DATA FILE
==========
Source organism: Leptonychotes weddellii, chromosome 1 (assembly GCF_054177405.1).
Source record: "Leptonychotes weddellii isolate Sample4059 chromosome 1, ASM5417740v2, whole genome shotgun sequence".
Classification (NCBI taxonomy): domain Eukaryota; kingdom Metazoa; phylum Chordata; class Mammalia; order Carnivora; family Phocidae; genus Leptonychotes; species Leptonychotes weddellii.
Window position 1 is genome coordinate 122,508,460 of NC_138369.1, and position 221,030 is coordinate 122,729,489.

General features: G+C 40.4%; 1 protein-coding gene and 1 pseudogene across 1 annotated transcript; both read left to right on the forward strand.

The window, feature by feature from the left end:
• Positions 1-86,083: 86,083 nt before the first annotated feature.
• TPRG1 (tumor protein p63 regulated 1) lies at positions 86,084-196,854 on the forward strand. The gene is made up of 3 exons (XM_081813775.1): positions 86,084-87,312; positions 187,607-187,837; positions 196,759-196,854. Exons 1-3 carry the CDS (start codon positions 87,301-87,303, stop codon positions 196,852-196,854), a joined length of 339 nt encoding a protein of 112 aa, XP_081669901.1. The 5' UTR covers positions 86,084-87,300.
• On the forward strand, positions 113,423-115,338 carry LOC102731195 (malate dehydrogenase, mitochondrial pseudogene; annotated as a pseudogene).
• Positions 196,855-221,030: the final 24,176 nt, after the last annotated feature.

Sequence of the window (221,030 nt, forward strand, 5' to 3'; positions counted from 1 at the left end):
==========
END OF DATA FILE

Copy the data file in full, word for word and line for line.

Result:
Source organism: Leptonychotes weddellii, chromosome 1 (assembly GCF_054177405.1).
Source record: "Leptonychotes weddellii isolate Sample4059 chromosome 1, ASM5417740v2, whole genome shotgun sequence".
Classification (NCBI taxonomy): domain Eukaryota; kingdom Metazoa; phylum Chordata; class Mammalia; order Carnivora; family Phocidae; genus Leptonychotes; species Leptonychotes weddellii.
Window position 1 is genome coordinate 122,508,460 of NC_138369.1, and position 221,030 is coordinate 122,729,489.

General features: G+C 40.4%; 1 protein-coding gene and 1 pseudogene across 1 annotated transcript; both read left to right on the forward strand.

The window, feature by feature from the left end:
• Positions 1-86,083: 86,083 nt before the first annotated feature.
• TPRG1 (tumor protein p63 regulated 1) lies at positions 86,084-196,854 on the forward strand. The gene is made up of 3 exons (XM_081813775.1): positions 86,084-87,312; positions 187,607-187,837; positions 196,759-196,854. Exons 1-3 carry the CDS (start codon positions 87,301-87,303, stop codon positions 196,852-196,854), a joined length of 339 nt encoding a protein of 112 aa, XP_081669901.1. The 5' UTR covers positions 86,084-87,300.
• On the forward strand, positions 113,423-115,338 carry LOC102731195 (malate dehydrogenase, mitochondrial pseudogene; annotated as a pseudogene).
• Positions 196,855-221,030: the final 24,176 nt, after the last annotated feature.

Sequence of the window (221,030 nt, forward strand, 5' to 3'; positions counted from 1 at the left end):